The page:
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Asus G74SX A1 on OpenSuse 12.1 and Suse 12.3 (64 bit)

by Hawke Robinson last modified Oct 25, 2015 11:32 PM
All of the critical functions work, but some of the secondary features require some tweaking to make full use of this wonderful portable workstation behemoth.

I had been happily using my Alienware m11x R2, but I had two years of music theory to take, and trying to write music notes on the little 11 inch screen when not at home with my external monitor, was problematic.

I needed a large screen for the music composition.

Best Buy had a floor model of this Asus, that they were about to replace with the next version (A2?) that was identical in all specs as far as I could tell.

So, because it was a floor model and sales going on, I was able to get this VERY loaded system for the least I have yet to spend on a laptop since the 90's, only about $1,100 (plus protection/warranty extensions (that I ALWAYS end up using since I am so hard on my systems running them maxed out most of the time).

The big screen was just what was needed for music composition. The only that could have made it better would have been with a touch screen.

Here are the wonderful specs to this system (I've had it now for about a year?):

 

 

 

 

System Specifications

 

CPU:  Intel i7-2670QM @ 2.20 Ghz (double 4 core, shows as 8 cores)

DVD: DS8A5SH

Hard Drive Disks: WD5000BPKT-8 x2 (I setup as RAID1 mirrored array)

Display: Nvidia GeForce GTX 560M  (1920x1080 24 bit) (Nvidia proprietary driver from suse repo, 64 bit driver version 304.64)

CUDA Cores: 192

VBIOS Version: 70.26.29.00.0b

Total Dedicated Memory: 2047 MB (used at this moment, 233 MB - 11%)

Bus Type: PCI Express x16 Gen2

PCI Device ID: 0x1251, Bus ID: PCI:1:0:0     PCI Vendor ID: 0x10de

Max PCIe Link Width: x16

Max PCIe Link Speed: 5.0 GT/s

Thermal: 38C

 

Monitor: N173HGE-L21 - Chi Mei Optoelectrionics corp (DFP-0)

Mouse: Synaptics SynPS/2 TouchPad

Network Card:

Intel WLAN

NIC: RTL8111/8168B PCI Express Gigabit Ethernet (driver r8169)

Sound

Intel Audio device (driver: snd_hda_intel)

nVidia Audio device (driver: snd_hda_intel)

 

 

 

 

lspci

 

 

 

lsusb

 

 

 

 

 

 

 

 

Backlit Keyboard Backlight

OpenSuse includes the correct kernel functions to enable the keyboard backlight, but for whatever reason it doesn't normally work until you put the laptop into sleep mode, and then come out of sleep mode, then it will work.

However, I came across a script from the good folks at Gentoo that does actually work to control the keyboard backlight without having to put the laptop to sleep first.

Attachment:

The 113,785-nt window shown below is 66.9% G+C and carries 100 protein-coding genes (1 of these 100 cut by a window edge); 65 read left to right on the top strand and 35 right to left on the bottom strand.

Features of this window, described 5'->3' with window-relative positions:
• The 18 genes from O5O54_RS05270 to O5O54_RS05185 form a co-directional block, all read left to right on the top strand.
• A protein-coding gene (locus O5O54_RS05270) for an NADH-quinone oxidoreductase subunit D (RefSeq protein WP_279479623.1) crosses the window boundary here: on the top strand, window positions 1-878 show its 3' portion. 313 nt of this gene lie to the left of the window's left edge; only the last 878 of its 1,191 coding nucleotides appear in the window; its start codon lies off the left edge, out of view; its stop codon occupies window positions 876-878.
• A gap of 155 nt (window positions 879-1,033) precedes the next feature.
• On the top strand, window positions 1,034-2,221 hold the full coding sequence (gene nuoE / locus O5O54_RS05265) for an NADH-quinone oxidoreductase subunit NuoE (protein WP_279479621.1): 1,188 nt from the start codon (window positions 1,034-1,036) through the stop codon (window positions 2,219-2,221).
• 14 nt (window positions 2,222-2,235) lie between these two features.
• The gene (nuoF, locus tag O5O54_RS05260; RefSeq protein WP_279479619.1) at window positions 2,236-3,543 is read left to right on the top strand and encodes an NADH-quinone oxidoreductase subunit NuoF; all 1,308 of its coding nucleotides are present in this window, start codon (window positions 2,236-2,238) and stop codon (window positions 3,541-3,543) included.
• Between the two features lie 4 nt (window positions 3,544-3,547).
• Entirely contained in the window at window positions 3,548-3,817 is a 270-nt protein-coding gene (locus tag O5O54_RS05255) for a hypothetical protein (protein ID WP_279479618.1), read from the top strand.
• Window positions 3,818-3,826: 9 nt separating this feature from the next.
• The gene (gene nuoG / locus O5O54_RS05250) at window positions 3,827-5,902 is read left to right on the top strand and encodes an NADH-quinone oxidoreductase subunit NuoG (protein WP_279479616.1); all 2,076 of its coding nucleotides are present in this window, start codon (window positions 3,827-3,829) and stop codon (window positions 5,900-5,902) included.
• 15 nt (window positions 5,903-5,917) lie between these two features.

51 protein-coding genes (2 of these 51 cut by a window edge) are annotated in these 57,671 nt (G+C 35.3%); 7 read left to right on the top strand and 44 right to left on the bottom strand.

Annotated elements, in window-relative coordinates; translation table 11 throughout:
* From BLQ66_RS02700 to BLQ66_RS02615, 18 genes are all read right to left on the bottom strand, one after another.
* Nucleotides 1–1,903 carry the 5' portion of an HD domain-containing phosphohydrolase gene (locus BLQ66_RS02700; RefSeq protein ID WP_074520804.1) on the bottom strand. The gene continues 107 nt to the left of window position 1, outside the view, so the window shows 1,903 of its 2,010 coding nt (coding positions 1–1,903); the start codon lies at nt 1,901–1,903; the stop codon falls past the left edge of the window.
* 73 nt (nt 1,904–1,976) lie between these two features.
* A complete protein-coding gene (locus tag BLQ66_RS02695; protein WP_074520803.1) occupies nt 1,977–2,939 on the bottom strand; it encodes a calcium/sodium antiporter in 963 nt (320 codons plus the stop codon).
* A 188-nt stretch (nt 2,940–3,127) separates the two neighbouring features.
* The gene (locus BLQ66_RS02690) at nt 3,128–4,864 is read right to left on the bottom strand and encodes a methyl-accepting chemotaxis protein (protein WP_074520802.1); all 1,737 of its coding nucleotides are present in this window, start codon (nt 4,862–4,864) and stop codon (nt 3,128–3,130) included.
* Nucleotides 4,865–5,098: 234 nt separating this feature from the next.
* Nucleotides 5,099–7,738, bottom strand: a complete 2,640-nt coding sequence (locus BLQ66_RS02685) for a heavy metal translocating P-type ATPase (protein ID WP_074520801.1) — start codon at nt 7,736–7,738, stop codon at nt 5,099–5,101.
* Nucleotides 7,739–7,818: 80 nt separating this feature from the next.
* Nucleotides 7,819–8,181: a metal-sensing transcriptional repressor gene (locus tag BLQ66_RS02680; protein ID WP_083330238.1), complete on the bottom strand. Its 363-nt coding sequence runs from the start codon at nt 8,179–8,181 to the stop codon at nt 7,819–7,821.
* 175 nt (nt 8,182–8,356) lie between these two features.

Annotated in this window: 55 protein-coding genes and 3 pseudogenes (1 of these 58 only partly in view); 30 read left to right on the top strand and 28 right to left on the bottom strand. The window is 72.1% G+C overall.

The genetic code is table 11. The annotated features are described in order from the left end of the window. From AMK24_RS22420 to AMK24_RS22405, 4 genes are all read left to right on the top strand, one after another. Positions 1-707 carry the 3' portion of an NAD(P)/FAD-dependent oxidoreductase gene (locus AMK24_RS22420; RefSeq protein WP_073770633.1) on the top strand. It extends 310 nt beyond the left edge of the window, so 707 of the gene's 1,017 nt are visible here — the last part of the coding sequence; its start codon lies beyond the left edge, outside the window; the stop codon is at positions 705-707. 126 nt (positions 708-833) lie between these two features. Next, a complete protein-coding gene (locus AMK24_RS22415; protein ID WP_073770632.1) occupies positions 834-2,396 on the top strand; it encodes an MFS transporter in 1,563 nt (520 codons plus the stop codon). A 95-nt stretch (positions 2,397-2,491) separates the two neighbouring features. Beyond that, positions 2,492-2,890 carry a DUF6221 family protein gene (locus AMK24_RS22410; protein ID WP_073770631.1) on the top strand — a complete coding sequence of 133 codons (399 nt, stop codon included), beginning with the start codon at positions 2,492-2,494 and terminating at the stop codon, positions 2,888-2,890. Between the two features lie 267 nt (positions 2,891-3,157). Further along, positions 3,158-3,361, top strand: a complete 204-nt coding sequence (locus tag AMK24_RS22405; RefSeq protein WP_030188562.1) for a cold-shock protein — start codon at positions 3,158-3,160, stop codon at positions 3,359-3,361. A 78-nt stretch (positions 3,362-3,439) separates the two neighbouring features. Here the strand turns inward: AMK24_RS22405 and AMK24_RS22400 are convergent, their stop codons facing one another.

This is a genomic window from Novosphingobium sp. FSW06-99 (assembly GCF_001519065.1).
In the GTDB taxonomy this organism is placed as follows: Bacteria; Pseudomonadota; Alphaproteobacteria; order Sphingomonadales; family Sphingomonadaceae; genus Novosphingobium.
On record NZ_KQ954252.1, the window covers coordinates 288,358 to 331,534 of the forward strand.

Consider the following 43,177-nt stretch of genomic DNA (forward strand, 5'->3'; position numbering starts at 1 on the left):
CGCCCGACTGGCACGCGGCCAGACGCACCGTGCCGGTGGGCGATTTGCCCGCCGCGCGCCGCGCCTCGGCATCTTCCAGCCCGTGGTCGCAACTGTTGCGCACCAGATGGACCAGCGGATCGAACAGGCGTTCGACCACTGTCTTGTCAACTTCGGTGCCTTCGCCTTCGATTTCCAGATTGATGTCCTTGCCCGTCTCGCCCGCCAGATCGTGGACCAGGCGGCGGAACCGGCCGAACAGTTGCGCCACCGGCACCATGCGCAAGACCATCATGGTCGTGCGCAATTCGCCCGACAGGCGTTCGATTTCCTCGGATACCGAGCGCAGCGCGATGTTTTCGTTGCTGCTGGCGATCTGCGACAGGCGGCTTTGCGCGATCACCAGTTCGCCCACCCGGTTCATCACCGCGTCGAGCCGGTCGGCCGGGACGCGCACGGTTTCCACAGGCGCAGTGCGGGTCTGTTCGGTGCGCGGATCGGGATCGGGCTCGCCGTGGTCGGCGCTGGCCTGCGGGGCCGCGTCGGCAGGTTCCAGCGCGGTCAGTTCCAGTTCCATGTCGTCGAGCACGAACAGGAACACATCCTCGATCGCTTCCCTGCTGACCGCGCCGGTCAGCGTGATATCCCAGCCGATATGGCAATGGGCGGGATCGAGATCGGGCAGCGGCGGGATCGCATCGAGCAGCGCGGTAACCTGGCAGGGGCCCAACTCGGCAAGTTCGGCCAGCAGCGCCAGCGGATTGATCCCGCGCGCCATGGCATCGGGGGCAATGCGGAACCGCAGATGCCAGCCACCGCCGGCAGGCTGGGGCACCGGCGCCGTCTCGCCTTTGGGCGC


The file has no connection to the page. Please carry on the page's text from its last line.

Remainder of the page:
Here is the script:

#!/bin/bash

function enable_backlight() {

echo 0x00050021 > /sys/kernel/debug/asus-nb-wmi/dev_id
echo 0x82 > /sys/kernel/debug/asus-nb-wmi/ctrl_param
cat /sys/kernel/debug/asus-nb-wmi/devs

}

function disable_backlight() {

echo 0x00000000 > /sys/kernel/debug/asus-nb-wmi/dev_id
echo 0x00000000 > /sys/kernel/debug/asus-nb-wmi/ctrl_param
cat /sys/kernel/debug/asus-nb-wmi/devs

}

function status() {

cat /sys/kernel/debug/asus-nb-wmi/devs

}

case "$*" in
        --enable-backlight)
                enable_backlight
                ;;
        --disable-backlight)
                disable_backlight
                ;;
        --status)
                status
                ;;
        *)
            echo -e $"\nUsage: $0   { --enable-backlight | --disable-backlight | --status }\n"
            exit 1
esac

 

chmod +x /usr/local/bin/asuskbd.sh
asuskbd.sh --enable-backlight
asuskbd.sh --disable-backlight
asuskbd.sh --status

I then added it to run automatically early when boots up. Then used the script in the power management settings turning it off for aggressive powersave.

 

Hibernation / Sleep

 

 

 

Video Card (NVidia)

 

 

Optimus

 

 

Enable Screen Brightness Control

Enable screen brightness control by editing xorg.conf. WIth Suse 12.1 it is

/etc/X11/xorg.conf.d/50-screen.conf by putting the following in the Screen section:

Section "Screen"
Identifier     "Screen0"
Device         "Device0"
Monitor        "Monitor0"
DefaultDepth    24
#    Option         "AddARGBGLXVisuals" "true"
#    Option         "AllowGLXWithComposite" "true"
#    Option         "RenderAccel" "true"
#    Option         "DisableGLXRootClipping" "true"
Option         "TwinViewXineramaInfoOrder" "CRT-1"
Option         "TwinView" "1"
Option         "metamodes" "DFP: 1920x1200 +0+0"
Option         "CoolBits" "5"
Option "RegistryDwords" "EnableBrightnessControl=1"
SubSection     "Display"
Depth       24
EndSubSection
EndSection

Then reboot, and the Fn-F5 (screen dim) and Fn-F6 (screen brighten) should work (it wasn't working before doing this).

 

UPDATE: Apr 14, 2013 10:20 AM

A quick note, OpenSuse 12.3 is even easier to setup. Everything works out of the box. The only little glitch I had (and noticed this on my Alienware as well) is that the NetworkManager had networking disabled by default after the install. I had to put a checkbox in it, AND THEN REBOOT, then networking (including wireless) worked on bootup. With the Alienware m11x R2 I needed to do the same, then boot up with the ethernet cable connected, and look in /var/log/messages for the link to download the wifi driver and install, then it worked too. I think I have detailed this in the article on the site about suse and the m11x though. Anyhow, the Asus works beautifully out of the box with 12.3, including hibernation/sleep, screen and keyboard backlights (including the function keys for brighter/dimmer, etc. (this was all under KDE, can't stand Gnome, so your experiences may vary if you choose a different desktop). Enjoy!

 

 

 

Resources / References

 

http://en.gentoo-wiki.com/wiki/Asus_G74SX

http://raypendergraph.wikidot.com/running-linux-on-the-asus-g74sx

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